Old Dominion Freight Line Stock: Return On Equity Wealth

In 1991, Old Dominion Freight Line, the less-than-truckload motor carrier, had its IPO at a split-adjusted price of $1.76 per share. The company only had debt amounting to 2% of its total capital structure, and it was earning stated returns on equity of 16%. With the debt stripped out (i.e. the DuPont analysis in action), the unleveraged returns on equity were around the 15% range. 

Just two years prior to the Old Dominion’s IPO date, Charlie Munger was lecturing the savings and loans institutions about the fact that “over long periods of time, companies will provide performances that largely track the underlying, unleveraged return on equity of the firm” and even indicating that boring, staid businesses with strong returns on equity were one of the best places to look for a good deal.

Since 1991, Old Dominion stock has returned 17.5% while delivering unleveraged returns on equity between 15% and 19% during that time period. The P/E ratio has increased a little bit between the initial IPO and the present date, hence explaining the disparity. Counting the dividends that were initiated in 2017, Old Dominion has delivered one hundred fold returns over the past twenty-eight years. As in, every $1 invested into the freight company grew into $100. 

To this day, it is one of my favorite firms that is almost never discussed. If you pull up a stock screener, it will almost always appear to lag its peers because it is conservatively financed. It has $229 million in cash, $45 million in debt, and earns profits of $645 million. Many freight companies carry debt burdens that are almost 5x the annual profits, and therefore, appear to earn higher returns on equity even though they are just boosting the superficial data through the use of leverage.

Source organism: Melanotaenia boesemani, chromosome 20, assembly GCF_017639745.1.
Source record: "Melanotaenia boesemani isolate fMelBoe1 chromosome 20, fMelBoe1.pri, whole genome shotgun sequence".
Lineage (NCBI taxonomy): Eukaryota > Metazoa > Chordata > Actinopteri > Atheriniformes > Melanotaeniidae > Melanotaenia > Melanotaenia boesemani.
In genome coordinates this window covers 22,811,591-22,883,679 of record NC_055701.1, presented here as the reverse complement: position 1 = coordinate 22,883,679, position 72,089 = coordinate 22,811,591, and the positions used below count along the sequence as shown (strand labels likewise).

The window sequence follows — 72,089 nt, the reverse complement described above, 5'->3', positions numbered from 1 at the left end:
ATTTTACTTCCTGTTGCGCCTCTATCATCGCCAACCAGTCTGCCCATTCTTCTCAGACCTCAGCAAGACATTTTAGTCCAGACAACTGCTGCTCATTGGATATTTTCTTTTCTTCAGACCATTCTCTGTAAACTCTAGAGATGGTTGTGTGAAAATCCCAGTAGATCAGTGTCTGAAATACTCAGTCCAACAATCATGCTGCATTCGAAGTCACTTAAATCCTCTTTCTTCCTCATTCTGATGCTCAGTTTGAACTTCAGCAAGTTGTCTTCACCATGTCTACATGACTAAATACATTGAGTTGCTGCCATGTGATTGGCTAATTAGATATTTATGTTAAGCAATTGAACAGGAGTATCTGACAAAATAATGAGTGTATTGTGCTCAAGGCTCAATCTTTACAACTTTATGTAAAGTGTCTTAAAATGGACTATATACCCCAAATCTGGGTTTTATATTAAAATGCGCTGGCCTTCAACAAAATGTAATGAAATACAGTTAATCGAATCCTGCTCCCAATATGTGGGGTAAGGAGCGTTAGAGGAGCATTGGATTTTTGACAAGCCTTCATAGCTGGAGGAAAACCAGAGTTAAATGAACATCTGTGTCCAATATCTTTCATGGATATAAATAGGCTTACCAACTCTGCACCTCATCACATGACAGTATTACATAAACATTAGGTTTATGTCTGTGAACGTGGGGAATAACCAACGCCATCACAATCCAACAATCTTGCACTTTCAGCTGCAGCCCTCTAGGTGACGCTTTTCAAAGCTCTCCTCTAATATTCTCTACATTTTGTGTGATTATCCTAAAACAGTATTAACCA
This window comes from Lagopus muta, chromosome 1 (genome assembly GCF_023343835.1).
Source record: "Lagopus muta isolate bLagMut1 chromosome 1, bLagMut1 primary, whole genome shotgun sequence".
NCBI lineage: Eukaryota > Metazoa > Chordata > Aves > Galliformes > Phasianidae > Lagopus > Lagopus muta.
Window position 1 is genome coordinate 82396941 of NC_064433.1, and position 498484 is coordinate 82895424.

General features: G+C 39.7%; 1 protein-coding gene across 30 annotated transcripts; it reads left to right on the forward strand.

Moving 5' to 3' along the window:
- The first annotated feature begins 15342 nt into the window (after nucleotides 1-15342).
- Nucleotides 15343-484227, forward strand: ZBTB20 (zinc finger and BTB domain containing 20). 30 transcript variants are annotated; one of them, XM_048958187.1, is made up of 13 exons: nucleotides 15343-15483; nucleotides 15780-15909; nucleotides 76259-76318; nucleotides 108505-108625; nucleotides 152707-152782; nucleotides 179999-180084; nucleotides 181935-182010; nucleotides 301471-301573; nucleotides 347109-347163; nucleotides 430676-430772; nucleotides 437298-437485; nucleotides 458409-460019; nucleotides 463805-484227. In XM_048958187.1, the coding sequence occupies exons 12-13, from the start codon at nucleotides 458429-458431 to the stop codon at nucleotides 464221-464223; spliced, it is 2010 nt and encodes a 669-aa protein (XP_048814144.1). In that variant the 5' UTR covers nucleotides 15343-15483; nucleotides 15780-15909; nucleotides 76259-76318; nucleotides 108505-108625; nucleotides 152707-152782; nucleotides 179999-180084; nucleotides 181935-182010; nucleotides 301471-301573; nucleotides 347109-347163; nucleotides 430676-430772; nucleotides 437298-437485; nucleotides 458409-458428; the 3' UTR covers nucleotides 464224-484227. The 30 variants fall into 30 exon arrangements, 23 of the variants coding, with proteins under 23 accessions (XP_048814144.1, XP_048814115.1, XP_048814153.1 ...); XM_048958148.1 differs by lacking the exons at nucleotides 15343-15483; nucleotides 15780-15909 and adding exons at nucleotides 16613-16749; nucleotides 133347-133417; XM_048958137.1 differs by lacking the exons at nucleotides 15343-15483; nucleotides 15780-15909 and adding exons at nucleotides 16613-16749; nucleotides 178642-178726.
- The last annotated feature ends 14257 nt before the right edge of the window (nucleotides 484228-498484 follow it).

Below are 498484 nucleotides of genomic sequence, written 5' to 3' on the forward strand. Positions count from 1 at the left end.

If I had to simplify successful investing into three steps, I would say it’s all about conservative balance sheets, high sustainable unleveraged returns on equity, and low P/E ratios at the point in which the investment position was established. If someone bought a dozen stocks with those characteristics, I cannot imagine how the results would be disappointing. 

Logistics providers are usually shunned because they are boring and eat up capital. Being a capital-intensive business is not a disqualifier, and in fact, can be a sign of a great business due to barriers to entry, when the unleveraged returns on the equity and capital are high. 

The transportation of goods is scalable in a way that benefits established businesses looking to add routes. It costs real money to get goods from big cities to suburbs and surrounding rural areas. When you read the company’s annual reports, you will find it clear that the company only adds routes where it has financial reason to do so and only maintains warehouses in areas where the demand is obvious.

I personally get a kick out of the high long-term performance of these often-ignored companies that provide basic services. No one is going to be starting the 5 am hour on CNBC talking about Old Dominion’s price action. It is just a simple business that is conservatively financed and delivering high (unleveraged) returns on equity and creating real wealth for the households of its investors. 

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